TrueCar said the dealer-friendly changes are working. After falling from 5,500 participating franchises early this year to 3,500 at its low, the company has rebuilt the number to 4,300, the company says.
Under the revised Yahoo! deal, TrueCar's payments will be triggered when TrueCar receives a minimum number of leads and a minimum number of high-quality leads from Yahoo! Autos. TrueCar has a similar arrangement with its other partners, such as USAA.
Google jumps in
Google, by jumping into the lead-generation business last month, underlined the importance of high-quality leads for dealerships.
In a test in San Francisco, Google is using data-mining techniques that purport to identify auto shoppers ready to buy -- not tire kickers.
If Google identifies a shopper ready to buy, inventory of participating dealers pops up on the shopper's Google search pages. Google declined to say whether the test would go national.
Asked about Google's interest in auto shopping, both Cars.com and Edmunds.com said they concentrate on building a rich site for consumers, with reviews, vehicle specs and other content. That's the best way to attract and keep shoppers ready to buy, they say.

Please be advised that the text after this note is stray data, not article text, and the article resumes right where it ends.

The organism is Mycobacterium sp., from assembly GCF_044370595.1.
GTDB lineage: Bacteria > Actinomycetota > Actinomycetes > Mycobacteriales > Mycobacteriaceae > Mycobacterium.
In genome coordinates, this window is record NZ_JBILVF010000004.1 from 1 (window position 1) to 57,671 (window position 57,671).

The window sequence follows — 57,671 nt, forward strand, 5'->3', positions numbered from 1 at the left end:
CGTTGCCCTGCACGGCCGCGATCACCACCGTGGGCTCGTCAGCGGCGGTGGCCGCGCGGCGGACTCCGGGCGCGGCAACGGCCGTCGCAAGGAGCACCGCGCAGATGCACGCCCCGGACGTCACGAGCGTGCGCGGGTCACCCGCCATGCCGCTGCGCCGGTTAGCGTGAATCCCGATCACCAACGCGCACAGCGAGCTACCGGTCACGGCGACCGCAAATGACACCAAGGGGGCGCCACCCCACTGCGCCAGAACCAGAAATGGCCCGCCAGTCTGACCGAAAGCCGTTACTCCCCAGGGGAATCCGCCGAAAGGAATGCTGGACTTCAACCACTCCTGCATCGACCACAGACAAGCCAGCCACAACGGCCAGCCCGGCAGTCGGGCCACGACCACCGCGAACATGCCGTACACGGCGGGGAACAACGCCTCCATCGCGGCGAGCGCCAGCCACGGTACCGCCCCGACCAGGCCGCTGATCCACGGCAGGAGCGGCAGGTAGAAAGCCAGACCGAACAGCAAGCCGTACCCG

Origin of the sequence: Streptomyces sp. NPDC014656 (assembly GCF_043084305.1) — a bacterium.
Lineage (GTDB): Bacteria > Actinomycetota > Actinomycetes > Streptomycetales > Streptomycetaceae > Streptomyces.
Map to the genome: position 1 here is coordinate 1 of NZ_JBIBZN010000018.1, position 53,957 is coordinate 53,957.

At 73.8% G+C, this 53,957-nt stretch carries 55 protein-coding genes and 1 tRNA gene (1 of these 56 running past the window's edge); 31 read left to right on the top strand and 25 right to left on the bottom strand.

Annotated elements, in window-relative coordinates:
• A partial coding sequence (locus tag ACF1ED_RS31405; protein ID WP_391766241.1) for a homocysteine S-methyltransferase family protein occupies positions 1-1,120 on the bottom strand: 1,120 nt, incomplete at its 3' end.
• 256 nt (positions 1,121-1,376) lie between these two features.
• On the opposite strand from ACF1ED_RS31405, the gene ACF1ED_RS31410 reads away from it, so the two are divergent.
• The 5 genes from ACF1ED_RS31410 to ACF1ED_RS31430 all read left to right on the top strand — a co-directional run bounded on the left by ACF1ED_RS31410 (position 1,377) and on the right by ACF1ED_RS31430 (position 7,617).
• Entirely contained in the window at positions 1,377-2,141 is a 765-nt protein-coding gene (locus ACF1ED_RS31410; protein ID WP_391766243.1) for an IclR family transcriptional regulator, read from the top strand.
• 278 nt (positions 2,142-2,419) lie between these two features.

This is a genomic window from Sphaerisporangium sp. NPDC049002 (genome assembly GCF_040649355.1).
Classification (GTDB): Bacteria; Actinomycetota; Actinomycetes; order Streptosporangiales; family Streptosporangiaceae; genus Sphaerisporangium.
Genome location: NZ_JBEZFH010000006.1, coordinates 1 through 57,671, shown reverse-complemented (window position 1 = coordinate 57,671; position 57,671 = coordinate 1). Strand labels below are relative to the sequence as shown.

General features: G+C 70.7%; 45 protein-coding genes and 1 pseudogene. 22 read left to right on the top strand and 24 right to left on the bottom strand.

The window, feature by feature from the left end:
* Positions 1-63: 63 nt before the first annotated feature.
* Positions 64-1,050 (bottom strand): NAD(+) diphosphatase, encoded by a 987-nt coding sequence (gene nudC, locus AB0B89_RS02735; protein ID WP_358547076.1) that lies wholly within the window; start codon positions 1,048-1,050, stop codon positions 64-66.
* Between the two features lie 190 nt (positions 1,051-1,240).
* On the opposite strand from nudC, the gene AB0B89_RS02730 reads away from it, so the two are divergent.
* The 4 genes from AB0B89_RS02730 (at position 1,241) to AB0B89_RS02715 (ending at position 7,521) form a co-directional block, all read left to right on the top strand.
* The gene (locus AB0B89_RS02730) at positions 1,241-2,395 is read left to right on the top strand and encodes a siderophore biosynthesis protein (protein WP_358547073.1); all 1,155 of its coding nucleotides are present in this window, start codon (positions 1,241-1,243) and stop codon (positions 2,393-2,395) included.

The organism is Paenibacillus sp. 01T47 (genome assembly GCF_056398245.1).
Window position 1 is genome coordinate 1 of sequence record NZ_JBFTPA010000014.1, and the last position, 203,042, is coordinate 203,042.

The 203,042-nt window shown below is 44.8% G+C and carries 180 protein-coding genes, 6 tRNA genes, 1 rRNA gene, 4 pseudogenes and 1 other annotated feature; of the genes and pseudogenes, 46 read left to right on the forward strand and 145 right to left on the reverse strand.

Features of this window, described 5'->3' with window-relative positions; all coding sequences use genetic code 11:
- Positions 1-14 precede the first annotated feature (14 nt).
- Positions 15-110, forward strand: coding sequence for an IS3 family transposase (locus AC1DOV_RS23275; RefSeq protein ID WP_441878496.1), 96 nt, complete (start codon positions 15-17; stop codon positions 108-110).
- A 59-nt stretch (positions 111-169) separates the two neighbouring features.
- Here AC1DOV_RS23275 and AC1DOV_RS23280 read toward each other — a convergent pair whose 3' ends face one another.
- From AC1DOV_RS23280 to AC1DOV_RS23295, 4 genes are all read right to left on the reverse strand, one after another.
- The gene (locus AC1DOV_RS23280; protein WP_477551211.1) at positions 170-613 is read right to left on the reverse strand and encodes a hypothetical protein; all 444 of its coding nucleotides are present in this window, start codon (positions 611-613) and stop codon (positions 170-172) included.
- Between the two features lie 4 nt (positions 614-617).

Brian Pasch, CEO of dealer marketing consultancy PCG Digital Marketing, said Internet-savvy dealers are building the content of their own Web sites to attract shoppers. They are also using paid search to find prospects. That's when dealers bid, typically on the dominant Google, to own key search words to steer shoppers to them.
Thus dealers are becoming less reliant on third-party leads, and that puts more pressure on lead generators such as TrueCar to deliver high-quality leads.
So TrueCar failed to break out from the pack of Internet lead providers. It's now trying to rebuild its business as a partner -- not a disrupter -- of dealers.
Ryan Beene contributed to this report